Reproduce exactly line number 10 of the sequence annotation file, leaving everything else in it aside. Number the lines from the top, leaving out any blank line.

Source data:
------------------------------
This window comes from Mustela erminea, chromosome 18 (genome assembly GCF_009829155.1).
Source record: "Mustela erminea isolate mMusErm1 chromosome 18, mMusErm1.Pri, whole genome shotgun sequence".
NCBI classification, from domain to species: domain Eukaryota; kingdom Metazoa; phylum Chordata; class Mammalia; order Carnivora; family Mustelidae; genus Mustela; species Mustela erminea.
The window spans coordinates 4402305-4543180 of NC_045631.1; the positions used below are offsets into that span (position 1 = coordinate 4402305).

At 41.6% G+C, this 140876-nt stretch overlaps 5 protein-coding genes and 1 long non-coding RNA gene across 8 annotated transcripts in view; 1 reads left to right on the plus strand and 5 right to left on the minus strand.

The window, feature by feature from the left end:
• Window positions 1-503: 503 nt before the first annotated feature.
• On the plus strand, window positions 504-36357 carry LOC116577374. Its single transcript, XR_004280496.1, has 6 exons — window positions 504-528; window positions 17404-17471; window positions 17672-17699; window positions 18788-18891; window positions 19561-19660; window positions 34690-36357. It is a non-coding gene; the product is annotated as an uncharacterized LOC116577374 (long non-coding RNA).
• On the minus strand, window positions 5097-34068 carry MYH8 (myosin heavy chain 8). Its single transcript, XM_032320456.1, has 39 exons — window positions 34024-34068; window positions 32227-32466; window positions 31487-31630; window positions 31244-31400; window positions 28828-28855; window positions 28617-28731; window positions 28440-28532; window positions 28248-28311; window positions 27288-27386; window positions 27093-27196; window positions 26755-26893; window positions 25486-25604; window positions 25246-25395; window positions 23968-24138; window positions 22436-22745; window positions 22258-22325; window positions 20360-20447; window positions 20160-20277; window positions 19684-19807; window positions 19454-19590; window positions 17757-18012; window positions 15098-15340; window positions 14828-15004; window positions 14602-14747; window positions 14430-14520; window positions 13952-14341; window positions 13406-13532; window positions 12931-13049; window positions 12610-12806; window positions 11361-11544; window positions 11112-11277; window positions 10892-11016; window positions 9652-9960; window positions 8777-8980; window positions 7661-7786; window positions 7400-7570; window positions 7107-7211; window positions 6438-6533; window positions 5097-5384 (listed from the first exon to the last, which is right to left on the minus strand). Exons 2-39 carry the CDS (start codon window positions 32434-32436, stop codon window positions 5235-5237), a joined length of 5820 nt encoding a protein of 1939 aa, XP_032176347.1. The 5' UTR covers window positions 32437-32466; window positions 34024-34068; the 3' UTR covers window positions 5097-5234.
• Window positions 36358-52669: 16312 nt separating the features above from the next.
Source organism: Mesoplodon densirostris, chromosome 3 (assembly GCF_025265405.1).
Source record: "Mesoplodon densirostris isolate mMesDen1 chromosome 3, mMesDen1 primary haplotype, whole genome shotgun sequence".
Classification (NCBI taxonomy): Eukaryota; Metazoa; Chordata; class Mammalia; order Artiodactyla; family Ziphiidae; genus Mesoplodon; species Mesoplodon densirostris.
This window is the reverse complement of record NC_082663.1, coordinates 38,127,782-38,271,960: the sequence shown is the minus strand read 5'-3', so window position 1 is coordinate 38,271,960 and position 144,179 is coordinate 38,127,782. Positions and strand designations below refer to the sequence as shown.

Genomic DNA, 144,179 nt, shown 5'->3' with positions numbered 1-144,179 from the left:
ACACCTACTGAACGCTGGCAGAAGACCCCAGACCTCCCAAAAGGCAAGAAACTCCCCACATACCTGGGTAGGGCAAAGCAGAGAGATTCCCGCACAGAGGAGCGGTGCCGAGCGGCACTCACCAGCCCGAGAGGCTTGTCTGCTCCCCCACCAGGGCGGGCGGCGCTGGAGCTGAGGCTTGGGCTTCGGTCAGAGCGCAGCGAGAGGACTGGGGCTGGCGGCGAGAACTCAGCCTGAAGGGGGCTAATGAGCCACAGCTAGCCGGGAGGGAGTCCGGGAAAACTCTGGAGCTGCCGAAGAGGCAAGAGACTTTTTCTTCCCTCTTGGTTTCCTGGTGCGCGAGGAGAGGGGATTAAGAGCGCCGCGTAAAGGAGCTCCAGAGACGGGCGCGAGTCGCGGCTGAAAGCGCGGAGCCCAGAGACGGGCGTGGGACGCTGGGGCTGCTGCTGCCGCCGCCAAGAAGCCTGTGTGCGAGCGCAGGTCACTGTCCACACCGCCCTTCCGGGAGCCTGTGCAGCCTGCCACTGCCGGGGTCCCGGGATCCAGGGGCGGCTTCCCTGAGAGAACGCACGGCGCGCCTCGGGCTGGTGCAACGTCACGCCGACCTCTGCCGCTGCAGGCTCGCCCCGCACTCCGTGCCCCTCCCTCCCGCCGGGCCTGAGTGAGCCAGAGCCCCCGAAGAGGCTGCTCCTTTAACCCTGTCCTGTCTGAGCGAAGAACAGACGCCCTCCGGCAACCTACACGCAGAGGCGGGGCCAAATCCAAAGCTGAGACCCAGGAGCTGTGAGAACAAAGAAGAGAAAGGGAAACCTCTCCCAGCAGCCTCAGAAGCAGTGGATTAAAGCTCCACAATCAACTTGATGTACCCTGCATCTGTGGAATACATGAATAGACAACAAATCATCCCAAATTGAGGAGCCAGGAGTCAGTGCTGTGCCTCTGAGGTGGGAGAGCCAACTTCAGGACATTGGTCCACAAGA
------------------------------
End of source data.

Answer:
• Window positions 36358-52669: 16312 nt separating the features above from the next.